A couple of weeks later they emerged with Band of Joy, Plant's ninth studio album and one of his finest. Both album and group are named for the outfit Plant was fronting in the mid-1960s when he and drummer John Bonham were drafted to join Led Zeppelin. In that group, Plant recalled recently, "I was playing everybody else's stuff and moving it around, and it's kind of time to reinvoke that attitude and sentiment."
True to that ethos, the songs on the album are drawn from throughout the history of popular music, from the traditional "Satan, Your Kingdom Must Come Down" (first recorded in 1931 by South Carolina evangelist Blind Joe Taggart) to the 1960s R&B number "I'm Falling in Love Again" and Los Lobos' 1990 "Angel Dance." Two songs hail from indie-rock band Low's 2005 album The Great Destroyer, while one of the four originals, "Even This Shall Pass Away," draws inspiration from Theodore Tilton's 1867 poem "The King's Ring." Miller's adaptability and range have rarely been so thoroughly put to the test.
"Robert can go from Tinariwen" — a band from Mali that both Miller and Plant rave about — "to Arthur Lee and Love to Sleepy John Estes in a heartbeat," Miller says. "He's all over the place. So musically, we could speak references and shades and tones in a matter of seconds and not have to be scratching our heads. And everybody I brought in was the same, had the same points of reference."
The wide scope of Band of Joy extends to the stage, where the group has spent much of the summer presenting its new music while reimagining Led Zeppelin chestnuts like "Misty Mountain Hop" and "Rock and Roll" as well as Plant solo hits like "Tall Cool One." "Robert isn't one to look backwards," Miller says. "When he wants to do a Zeppelin song, it's because it's a good song — a good enough song that it can stand up to a complete retooling. Any old songs that we do get a completely different treatment. It's not like we're listening to the Led Zeppelin record, figuring out how it goes and playing that. It's the total opposite."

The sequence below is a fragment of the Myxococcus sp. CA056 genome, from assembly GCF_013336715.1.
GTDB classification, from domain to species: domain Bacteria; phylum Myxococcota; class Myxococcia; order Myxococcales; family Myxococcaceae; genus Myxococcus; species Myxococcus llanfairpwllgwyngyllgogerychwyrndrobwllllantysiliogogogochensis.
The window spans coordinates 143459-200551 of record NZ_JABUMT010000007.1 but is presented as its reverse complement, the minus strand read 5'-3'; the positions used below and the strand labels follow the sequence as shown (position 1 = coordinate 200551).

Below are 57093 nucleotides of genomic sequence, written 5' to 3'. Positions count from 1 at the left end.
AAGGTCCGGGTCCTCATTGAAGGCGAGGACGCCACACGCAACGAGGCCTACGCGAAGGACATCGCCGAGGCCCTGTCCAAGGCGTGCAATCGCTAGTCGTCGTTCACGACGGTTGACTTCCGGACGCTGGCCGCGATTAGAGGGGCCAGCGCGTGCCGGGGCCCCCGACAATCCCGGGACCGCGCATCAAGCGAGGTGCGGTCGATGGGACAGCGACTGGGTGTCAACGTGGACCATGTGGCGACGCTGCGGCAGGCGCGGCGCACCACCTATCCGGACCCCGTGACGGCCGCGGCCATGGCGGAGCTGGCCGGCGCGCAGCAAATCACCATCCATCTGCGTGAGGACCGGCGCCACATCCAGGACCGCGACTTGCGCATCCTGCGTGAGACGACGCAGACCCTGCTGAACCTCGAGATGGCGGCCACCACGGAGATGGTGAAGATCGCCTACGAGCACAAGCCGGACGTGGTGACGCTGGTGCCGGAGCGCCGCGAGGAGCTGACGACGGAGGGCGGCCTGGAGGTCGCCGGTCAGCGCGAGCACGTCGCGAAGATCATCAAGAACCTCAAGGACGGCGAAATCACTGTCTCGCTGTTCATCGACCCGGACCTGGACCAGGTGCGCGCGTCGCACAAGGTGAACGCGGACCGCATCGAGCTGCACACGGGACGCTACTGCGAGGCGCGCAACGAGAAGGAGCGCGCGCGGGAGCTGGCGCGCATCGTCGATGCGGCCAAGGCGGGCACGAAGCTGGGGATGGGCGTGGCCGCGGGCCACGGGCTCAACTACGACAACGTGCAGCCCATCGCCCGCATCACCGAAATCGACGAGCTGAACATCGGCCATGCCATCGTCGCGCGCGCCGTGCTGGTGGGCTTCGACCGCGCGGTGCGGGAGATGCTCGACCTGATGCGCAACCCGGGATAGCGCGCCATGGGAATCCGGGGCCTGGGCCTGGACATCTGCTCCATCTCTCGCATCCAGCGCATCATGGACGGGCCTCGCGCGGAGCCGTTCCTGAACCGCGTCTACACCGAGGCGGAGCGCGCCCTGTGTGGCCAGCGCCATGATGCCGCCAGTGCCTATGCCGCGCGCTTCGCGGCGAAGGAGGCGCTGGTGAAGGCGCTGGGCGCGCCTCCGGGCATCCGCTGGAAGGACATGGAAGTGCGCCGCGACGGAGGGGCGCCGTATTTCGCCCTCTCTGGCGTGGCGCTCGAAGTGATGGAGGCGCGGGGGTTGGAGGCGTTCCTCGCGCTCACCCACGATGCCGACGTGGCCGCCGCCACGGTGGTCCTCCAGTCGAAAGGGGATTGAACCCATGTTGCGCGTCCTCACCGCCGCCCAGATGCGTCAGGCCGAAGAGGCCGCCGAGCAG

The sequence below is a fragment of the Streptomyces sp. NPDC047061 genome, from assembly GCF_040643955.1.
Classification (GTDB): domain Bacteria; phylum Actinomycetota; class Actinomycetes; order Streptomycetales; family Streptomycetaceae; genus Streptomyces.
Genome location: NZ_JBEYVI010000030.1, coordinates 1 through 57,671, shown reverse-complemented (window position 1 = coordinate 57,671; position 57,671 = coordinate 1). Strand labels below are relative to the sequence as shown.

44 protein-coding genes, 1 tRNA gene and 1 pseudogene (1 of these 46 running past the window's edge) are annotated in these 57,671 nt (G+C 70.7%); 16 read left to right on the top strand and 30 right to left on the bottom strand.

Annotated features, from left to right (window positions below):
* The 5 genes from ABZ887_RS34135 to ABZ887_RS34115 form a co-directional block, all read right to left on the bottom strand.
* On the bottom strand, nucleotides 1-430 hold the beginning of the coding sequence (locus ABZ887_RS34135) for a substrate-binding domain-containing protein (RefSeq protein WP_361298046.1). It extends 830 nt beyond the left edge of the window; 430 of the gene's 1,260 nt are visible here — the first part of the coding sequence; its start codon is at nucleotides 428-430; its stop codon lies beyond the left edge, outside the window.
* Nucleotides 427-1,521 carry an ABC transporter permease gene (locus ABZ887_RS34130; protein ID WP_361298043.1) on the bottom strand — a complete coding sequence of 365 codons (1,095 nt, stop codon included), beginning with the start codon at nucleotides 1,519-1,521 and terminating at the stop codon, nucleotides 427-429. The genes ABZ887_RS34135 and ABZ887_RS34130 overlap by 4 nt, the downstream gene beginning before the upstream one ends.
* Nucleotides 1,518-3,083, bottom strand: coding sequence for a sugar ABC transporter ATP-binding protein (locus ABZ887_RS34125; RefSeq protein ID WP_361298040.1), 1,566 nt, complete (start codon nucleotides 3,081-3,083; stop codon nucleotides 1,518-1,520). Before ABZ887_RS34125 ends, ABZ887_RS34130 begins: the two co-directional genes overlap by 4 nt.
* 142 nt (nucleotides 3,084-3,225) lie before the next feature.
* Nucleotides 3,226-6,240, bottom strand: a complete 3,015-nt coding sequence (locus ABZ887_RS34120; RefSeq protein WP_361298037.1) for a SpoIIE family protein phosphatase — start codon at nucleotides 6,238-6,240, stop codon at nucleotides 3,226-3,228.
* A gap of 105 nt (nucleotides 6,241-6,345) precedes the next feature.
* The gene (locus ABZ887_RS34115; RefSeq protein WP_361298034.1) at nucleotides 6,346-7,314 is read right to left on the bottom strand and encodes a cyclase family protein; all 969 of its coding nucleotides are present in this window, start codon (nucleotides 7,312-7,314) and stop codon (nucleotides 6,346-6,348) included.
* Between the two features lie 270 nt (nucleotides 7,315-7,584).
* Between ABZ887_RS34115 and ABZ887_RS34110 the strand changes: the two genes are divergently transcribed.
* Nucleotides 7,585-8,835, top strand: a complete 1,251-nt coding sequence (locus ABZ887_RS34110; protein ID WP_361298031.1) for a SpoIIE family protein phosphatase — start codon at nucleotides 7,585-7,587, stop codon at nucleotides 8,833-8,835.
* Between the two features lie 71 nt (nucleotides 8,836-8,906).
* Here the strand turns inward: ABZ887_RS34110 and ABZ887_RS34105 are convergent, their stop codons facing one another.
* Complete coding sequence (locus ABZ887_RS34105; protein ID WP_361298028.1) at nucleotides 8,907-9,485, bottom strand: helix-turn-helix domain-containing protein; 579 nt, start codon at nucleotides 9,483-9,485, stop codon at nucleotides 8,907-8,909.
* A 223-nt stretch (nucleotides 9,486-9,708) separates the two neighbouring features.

His work with Plant takes top priority for Miller these days, with a European tour set to stretch through November and a fresh run of American dates scheduled for early next year. Still, Miller's own career continues apace. He just finished up a three-show residency at the Country Music Hall of Fame and Museum. "I was given a blank canvas and asked to put together whatever I wanted to do," he says. "It's been a real beautiful thing for me." His playing will be heard on Costello's upcoming album, National Ransom, due out in November. In December he will convene at his home recording studio with Three Girls and Their Buddy, the road-tested collective of himself, Harris, Griffin and Shawn Colvin. March will see the release of the debut album by Majestic Silver Strings, a group featuring Miller, Marc Ribot, Bill Frisell and Greg Leisz alongside a cast of friends that includes Griffin, Colvin, Lee Ann Womack and Chocolate Genius.
"It's funny, man," Miller says. "I had a heart attack and a triple bypass a little over a year ago. I had to take three months off to recuperate. I couldn't really move, because they saw you in half and take your heart out! I had to lie on a couch for two and a half months. I look at my calendar since then and I've been twice as busy as I've ever been in my life.
"It's not because I've got more energy. I feel all right, but it's really because I just like playing with the people I get to play with. I mean, it's hard to say no to Robert Plant."